NAVIGATE (Understanding NAture’s multiple Values for InteGrATion into dEcisions)

Led by Professor Mike Christie, Aberystwyth University (£799,726)

In July, 139 countries including the UK agreed a common approach to understanding the multiple ways people value nature and methods to embed these values into political and economic decision making.

The NAVIGATE project will, for the first time, use this IPBES value assessment approach to assess 4 areas of the UK, as test cases.

The field sites will be:

  • Welsh Woodland Trust forest in Neath, Wales, where woodland will be valued for its impact to reduce flooding, carbon storage and improving community wellbeing
  • UK National Forest, where scientists will value the benefits of woodland ecosystem services
  • Helsinki, Finland, which is one of the greenest cities in the world. Scientists will evaluation the benefits of trees and green spaces
  • Tanzania, where scientists will value the sustainably managed savannah woodland

Valuing the mental health and wellbeing benefits of nature engagement through measures of soundscape complexity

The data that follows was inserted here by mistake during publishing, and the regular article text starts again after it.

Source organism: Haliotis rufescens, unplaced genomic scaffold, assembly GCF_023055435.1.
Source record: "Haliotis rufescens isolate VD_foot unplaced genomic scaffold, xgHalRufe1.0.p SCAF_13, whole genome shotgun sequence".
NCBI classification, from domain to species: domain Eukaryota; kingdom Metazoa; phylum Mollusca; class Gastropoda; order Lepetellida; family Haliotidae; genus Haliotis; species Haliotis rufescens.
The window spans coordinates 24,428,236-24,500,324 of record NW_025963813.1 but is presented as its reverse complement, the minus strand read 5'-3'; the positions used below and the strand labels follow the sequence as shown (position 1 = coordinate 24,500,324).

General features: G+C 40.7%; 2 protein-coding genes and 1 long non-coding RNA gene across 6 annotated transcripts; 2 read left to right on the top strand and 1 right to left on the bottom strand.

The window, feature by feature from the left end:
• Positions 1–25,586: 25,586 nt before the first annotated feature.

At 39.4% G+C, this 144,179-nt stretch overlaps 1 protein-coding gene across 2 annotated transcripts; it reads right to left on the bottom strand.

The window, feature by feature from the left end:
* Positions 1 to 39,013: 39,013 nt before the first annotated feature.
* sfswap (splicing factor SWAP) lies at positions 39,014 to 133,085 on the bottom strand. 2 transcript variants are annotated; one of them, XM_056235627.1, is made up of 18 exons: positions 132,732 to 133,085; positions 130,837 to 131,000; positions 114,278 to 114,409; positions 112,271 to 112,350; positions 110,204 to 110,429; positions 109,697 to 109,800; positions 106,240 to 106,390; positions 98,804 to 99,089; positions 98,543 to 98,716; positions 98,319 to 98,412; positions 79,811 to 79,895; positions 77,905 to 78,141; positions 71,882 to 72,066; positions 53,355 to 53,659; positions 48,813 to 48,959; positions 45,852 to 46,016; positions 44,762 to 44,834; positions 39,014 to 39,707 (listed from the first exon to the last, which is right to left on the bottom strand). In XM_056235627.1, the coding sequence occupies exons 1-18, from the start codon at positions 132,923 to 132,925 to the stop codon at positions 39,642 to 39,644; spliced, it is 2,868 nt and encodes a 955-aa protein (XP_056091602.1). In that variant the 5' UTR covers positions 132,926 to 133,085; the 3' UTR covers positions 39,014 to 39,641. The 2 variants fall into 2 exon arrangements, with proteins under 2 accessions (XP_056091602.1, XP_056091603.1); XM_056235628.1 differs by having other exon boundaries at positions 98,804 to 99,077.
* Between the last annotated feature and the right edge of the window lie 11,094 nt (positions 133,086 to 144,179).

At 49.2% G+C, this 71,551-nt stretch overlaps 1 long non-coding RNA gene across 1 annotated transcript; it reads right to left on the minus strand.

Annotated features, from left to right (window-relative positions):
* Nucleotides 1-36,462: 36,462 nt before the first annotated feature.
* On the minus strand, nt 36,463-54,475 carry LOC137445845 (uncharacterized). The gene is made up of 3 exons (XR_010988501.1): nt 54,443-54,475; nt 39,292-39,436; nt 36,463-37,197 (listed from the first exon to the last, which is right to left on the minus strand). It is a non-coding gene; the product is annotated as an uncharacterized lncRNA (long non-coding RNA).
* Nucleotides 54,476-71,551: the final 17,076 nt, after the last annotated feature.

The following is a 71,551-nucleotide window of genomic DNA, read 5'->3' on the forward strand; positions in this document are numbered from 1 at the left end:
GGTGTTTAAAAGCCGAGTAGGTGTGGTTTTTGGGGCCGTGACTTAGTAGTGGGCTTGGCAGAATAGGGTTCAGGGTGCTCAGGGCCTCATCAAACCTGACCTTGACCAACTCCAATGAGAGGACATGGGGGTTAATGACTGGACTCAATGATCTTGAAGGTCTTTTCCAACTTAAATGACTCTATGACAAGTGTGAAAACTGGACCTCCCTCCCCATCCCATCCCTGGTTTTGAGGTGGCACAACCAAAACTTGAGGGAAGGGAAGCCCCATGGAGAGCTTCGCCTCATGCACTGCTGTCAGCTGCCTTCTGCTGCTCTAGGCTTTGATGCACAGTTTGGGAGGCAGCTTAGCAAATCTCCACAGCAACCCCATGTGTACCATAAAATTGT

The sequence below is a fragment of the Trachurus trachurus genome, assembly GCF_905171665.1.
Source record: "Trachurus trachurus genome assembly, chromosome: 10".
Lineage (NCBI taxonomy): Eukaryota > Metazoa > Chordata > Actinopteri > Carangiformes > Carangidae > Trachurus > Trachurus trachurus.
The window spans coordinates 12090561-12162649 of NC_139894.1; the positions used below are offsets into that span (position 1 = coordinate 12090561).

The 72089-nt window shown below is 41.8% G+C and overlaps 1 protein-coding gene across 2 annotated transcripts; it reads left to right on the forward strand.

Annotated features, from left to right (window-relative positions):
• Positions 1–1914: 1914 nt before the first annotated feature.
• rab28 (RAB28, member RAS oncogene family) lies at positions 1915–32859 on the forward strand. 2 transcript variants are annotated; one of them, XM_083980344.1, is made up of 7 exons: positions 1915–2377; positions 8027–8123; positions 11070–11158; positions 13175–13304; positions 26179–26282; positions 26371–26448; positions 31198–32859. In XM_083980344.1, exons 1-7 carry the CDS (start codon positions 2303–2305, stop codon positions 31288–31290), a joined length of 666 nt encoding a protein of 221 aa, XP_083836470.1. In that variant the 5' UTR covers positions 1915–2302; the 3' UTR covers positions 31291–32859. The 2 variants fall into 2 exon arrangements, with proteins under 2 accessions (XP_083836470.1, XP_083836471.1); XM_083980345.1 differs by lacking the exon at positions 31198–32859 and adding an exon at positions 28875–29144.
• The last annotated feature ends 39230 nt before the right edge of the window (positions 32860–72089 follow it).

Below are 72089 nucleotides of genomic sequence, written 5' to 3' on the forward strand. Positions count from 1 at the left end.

Led by Dr Simon Butler, University of East Anglia (£797,562)

Bird song provides the soundtrack to time spent outdoors and plays a key role in our experience of nature. The team will combine UK Breeding Bird Survey data with recordings of birds from the Xeno-Canto sound database to reconstruct natural soundscapes in different habitats and times across the UK.

Spatial variation in the acoustic properties of these soundscapes will be measured and mapped. Environmental psychologists will examine which acoustic properties convey benefits to human health and determine how noise pollution can reduce these benefits.